At LAMINA1, Neal Stephenson will focus on “helping get artists and other value creators paid properly for their work, helping the environment […] and seeing a truly open Metaverse get built” noted co-founder Peter Vessenes.
Neal Stephenson, the author who coined the term “Metaverse” 30 years ago is launching a Metaverse-focused blockchain project called LAMINA1.
He has also revised his vision for the Metaverse stating the experience is likely to be geared more toward flat 2D screens and rather than virtual reality or augmented reality tech such as headsets and lenses, as in the model posited by Meta and Microsoft.
Stephenson is a popular speculative fiction author who explored the concept of a virtual reality world called the Metaverse in his sci-fi novel Snow Crash in 1992. Outside of writing the 62-year-old also served as the chief futurist for an augmented reality (AR) firm called Magic between 2014 and 2020.
According to a June 8 announcement from OG crypto investor and former Bitcoin Foundation chairman Peter Vessenes, Stephenson and he have co-founded a new layer-1 blockchain called LAMINA1 that they hope will act as the “base layer for the Open Metaverse.”
“A place to build something a bit closer to Neal’s vision — one that privileges creators, technical and artistic, one that provides support, spatial computing tech, and a community to support those who are building out the Metaverse,” Vessenes wrote, adding that the network will “probably” be carbon negative.
Specific details on the project are sparse at this stage, however Ethereum co-founder Joseph Lubin marks a notable name on the project’s list of early investors.
Commenting on what the co-founders’ roles will be at LAMINA1, Vessenes stated:
Vessenes noted that he will be focused on getting the blockchain off the ground quickly as he works to get “the necessary governance, technology, node operators, IP partners, artists, business partners, and funds up and running.”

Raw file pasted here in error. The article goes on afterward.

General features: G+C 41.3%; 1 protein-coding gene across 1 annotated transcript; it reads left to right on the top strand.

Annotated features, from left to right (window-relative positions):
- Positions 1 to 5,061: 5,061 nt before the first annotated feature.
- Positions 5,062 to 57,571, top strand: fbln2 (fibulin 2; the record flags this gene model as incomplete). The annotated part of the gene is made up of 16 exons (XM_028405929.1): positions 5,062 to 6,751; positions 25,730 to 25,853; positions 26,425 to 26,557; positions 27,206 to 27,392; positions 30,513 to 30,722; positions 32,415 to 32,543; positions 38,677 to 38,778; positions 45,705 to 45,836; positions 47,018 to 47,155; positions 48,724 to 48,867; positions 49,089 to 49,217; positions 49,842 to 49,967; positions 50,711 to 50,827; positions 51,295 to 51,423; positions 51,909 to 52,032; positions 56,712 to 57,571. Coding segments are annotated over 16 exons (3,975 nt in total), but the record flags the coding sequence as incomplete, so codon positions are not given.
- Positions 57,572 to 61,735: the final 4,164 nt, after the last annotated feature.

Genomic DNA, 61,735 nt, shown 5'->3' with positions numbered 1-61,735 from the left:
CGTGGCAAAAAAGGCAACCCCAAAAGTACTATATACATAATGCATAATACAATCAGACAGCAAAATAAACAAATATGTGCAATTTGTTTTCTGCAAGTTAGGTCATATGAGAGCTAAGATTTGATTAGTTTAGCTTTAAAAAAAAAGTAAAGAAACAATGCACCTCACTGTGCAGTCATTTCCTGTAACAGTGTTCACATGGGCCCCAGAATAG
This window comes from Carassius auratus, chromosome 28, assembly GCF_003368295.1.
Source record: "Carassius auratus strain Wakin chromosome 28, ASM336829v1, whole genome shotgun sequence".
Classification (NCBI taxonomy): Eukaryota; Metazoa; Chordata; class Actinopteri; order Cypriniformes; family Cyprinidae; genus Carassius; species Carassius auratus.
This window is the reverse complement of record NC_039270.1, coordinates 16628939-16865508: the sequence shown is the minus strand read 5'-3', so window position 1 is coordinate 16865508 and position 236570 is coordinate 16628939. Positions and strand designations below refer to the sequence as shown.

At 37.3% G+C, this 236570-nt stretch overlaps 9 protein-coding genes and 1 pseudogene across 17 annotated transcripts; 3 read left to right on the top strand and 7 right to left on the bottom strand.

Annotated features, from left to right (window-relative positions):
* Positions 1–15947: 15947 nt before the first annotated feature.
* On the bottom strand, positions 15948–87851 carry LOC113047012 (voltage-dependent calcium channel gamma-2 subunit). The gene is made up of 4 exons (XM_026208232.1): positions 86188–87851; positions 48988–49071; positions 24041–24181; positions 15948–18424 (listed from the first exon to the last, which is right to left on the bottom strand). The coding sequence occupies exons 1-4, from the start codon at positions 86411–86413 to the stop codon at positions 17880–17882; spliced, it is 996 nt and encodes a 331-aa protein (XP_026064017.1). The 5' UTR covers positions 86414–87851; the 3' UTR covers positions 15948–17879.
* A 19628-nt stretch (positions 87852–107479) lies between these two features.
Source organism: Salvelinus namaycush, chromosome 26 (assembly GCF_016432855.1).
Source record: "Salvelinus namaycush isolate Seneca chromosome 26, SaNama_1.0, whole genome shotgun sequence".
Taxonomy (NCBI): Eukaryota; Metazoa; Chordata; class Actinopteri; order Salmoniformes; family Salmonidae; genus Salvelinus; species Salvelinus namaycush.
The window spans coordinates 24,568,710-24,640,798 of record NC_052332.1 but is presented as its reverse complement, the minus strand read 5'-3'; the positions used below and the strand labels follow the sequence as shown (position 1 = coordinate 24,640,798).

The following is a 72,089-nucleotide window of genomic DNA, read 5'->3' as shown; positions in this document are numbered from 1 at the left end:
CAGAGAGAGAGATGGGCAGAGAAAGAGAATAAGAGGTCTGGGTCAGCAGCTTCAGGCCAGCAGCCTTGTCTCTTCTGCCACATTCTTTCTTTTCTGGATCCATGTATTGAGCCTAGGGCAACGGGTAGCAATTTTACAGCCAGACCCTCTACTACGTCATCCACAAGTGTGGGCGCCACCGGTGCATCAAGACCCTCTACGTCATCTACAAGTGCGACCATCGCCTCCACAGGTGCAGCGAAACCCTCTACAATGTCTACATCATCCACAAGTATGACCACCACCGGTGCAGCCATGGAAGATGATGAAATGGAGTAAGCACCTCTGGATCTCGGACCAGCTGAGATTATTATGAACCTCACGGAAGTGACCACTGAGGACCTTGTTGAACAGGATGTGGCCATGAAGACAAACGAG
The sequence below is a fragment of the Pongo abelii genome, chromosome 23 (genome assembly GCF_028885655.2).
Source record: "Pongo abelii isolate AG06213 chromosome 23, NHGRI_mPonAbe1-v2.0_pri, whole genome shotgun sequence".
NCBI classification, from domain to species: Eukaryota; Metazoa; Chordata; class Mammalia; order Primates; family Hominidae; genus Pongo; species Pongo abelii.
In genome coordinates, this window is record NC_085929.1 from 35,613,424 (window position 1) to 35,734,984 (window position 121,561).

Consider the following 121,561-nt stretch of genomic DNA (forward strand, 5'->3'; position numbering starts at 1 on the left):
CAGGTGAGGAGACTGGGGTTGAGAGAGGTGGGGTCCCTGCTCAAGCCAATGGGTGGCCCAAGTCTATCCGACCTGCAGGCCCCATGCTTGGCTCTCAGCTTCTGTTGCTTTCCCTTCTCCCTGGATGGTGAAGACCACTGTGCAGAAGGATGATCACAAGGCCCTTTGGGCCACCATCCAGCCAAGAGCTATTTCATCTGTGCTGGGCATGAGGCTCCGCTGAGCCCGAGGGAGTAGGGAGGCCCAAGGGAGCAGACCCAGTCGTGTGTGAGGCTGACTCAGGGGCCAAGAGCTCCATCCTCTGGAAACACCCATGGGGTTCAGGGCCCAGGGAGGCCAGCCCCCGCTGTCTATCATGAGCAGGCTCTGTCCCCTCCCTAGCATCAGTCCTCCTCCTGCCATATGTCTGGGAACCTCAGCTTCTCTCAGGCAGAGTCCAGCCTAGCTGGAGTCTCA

Stephenson’s 1992 novel depicts the Metaverse as a virtual urban environment that is accessed via a worldwide fiber-optic network and VR headsets. There are themes of social inequalities, centralized control, and constant advertisements while the concept of virtual real estate also features in the book.
Stepheson shared some musings about the Metaverse on Twitter earlier today, as he predicted that much of the Metaverse will be created for screens and not VR headsets.
The assumption that the Metaverse is primarily an AR/VR thing isn’t crazy. In my book it’s all VR. And I worked for an AR company–one of several that are putting billions of dollars into building headsets. But…
Stephenson noted that when he first wrote about it three decades ago, he didn’t foresee high-quality video games rolling out to consumers on a mass scale in the future.
The author went on to add that modern game development is still geared around screens for both the developer and the consumer, and that if anything, a hybrid approach for the Metaverse that covers both 2D screens and AR/VR tech will be utilized, as opposed to purely VR.
“We fluently navigate and interact with extremely rich 3D environments using keyboards that were designed for mechanical typewriters. It’s steampunk made real. A Metaverse that left behind those users and the devs who build those experiences would be getting off on the wrong foot,” he said.